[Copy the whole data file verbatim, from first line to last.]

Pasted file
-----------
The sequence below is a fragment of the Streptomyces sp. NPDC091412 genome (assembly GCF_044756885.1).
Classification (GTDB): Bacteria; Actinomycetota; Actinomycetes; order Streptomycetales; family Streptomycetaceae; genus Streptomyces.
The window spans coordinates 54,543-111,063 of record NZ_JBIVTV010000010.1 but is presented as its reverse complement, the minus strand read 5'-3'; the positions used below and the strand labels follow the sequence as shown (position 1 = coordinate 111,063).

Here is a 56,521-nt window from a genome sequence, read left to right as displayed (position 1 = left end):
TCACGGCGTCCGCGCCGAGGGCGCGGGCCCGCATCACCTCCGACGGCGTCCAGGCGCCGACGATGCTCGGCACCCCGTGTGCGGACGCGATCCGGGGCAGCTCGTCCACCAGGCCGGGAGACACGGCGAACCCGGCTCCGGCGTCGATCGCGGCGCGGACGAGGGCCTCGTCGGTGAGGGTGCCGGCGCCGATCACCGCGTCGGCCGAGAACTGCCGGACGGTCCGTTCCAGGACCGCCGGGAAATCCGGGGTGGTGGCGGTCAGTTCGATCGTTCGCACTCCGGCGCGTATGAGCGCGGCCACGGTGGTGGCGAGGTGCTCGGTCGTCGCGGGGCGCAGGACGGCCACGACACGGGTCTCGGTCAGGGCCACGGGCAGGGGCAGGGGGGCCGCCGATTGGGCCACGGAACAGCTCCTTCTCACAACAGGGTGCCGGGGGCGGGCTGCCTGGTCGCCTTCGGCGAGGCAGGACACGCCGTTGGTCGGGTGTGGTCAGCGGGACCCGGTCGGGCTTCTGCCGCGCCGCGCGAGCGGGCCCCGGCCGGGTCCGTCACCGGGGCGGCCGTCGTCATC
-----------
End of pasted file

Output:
The sequence below is a fragment of the Streptomyces sp. NPDC091412 genome (assembly GCF_044756885.1).
Classification (GTDB): Bacteria; Actinomycetota; Actinomycetes; order Streptomycetales; family Streptomycetaceae; genus Streptomyces.
The window spans coordinates 54,543-111,063 of record NZ_JBIVTV010000010.1 but is presented as its reverse complement, the minus strand read 5'-3'; the positions used below and the strand labels follow the sequence as shown (position 1 = coordinate 111,063).

Here is a 56,521-nt window from a genome sequence, read left to right as displayed (position 1 = left end):
TCACGGCGTCCGCGCCGAGGGCGCGGGCCCGCATCACCTCCGACGGCGTCCAGGCGCCGACGATGCTCGGCACCCCGTGTGCGGACGCGATCCGGGGCAGCTCGTCCACCAGGCCGGGAGACACGGCGAACCCGGCTCCGGCGTCGATCGCGGCGCGGACGAGGGCCTCGTCGGTGAGGGTGCCGGCGCCGATCACCGCGTCGGCCGAGAACTGCCGGACGGTCCGTTCCAGGACCGCCGGGAAATCCGGGGTGGTGGCGGTCAGTTCGATCGTTCGCACTCCGGCGCGTATGAGCGCGGCCACGGTGGTGGCGAGGTGCTCGGTCGTCGCGGGGCGCAGGACGGCCACGACACGGGTCTCGGTCAGGGCCACGGGCAGGGGCAGGGGGGCCGCCGATTGGGCCACGGAACAGCTCCTTCTCACAACAGGGTGCCGGGGGCGGGCTGCCTGGTCGCCTTCGGCGAGGCAGGACACGCCGTTGGTCGGGTGTGGTCAGCGGGACCCGGTCGGGCTTCTGCCGCGCCGCGCGAGCGGGCCCCGGCCGGGTCCGTCACCGGGGCGGCCGTCGTCATC